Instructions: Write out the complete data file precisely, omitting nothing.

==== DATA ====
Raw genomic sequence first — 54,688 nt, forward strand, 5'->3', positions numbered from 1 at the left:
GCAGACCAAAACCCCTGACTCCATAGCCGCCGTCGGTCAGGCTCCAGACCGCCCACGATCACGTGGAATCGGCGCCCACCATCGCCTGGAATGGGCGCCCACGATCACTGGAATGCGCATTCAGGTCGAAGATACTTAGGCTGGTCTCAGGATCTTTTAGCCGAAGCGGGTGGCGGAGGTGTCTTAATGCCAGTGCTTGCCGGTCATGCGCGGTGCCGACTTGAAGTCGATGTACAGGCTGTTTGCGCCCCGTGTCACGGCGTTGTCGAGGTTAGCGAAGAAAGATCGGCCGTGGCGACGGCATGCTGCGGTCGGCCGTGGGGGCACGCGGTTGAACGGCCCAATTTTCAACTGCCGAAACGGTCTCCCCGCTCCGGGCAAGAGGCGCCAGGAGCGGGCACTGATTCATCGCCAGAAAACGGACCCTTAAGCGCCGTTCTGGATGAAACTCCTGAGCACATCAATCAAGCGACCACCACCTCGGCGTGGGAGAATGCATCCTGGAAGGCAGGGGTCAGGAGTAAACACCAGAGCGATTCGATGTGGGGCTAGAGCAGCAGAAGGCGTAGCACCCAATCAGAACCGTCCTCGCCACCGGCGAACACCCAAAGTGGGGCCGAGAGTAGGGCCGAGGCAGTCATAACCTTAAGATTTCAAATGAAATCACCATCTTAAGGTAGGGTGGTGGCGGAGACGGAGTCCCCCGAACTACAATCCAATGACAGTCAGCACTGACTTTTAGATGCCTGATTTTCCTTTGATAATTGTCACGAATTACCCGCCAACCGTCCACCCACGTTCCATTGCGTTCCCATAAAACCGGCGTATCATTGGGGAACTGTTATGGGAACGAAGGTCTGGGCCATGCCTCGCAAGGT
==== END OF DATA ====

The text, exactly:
Raw genomic sequence first — 54,688 nt, forward strand, 5'->3', positions numbered from 1 at the left:
GCAGACCAAAACCCCTGACTCCATAGCCGCCGTCGGTCAGGCTCCAGACCGCCCACGATCACGTGGAATCGGCGCCCACCATCGCCTGGAATGGGCGCCCACGATCACTGGAATGCGCATTCAGGTCGAAGATACTTAGGCTGGTCTCAGGATCTTTTAGCCGAAGCGGGTGGCGGAGGTGTCTTAATGCCAGTGCTTGCCGGTCATGCGCGGTGCCGACTTGAAGTCGATGTACAGGCTGTTTGCGCCCCGTGTCACGGCGTTGTCGAGGTTAGCGAAGAAAGATCGGCCGTGGCGACGGCATGCTGCGGTCGGCCGTGGGGGCACGCGGTTGAACGGCCCAATTTTCAACTGCCGAAACGGTCTCCCCGCTCCGGGCAAGAGGCGCCAGGAGCGGGCACTGATTCATCGCCAGAAAACGGACCCTTAAGCGCCGTTCTGGATGAAACTCCTGAGCACATCAATCAAGCGACCACCACCTCGGCGTGGGAGAATGCATCCTGGAAGGCAGGGGTCAGGAGTAAACACCAGAGCGATTCGATGTGGGGCTAGAGCAGCAGAAGGCGTAGCACCCAATCAGAACCGTCCTCGCCACCGGCGAACACCCAAAGTGGGGCCGAGAGTAGGGCCGAGGCAGTCATAACCTTAAGATTTCAAATGAAATCACCATCTTAAGGTAGGGTGGTGGCGGAGACGGAGTCCCCCGAACTACAATCCAATGACAGTCAGCACTGACTTTTAGATGCCTGATTTTCCTTTGATAATTGTCACGAATTACCCGCCAACCGTCCACCCACGTTCCATTGCGTTCCCATAAAACCGGCGTATCATTGGGGAACTGTTATGGGAACGAAGGTCTGGGCCATGCCTCGCAAGGT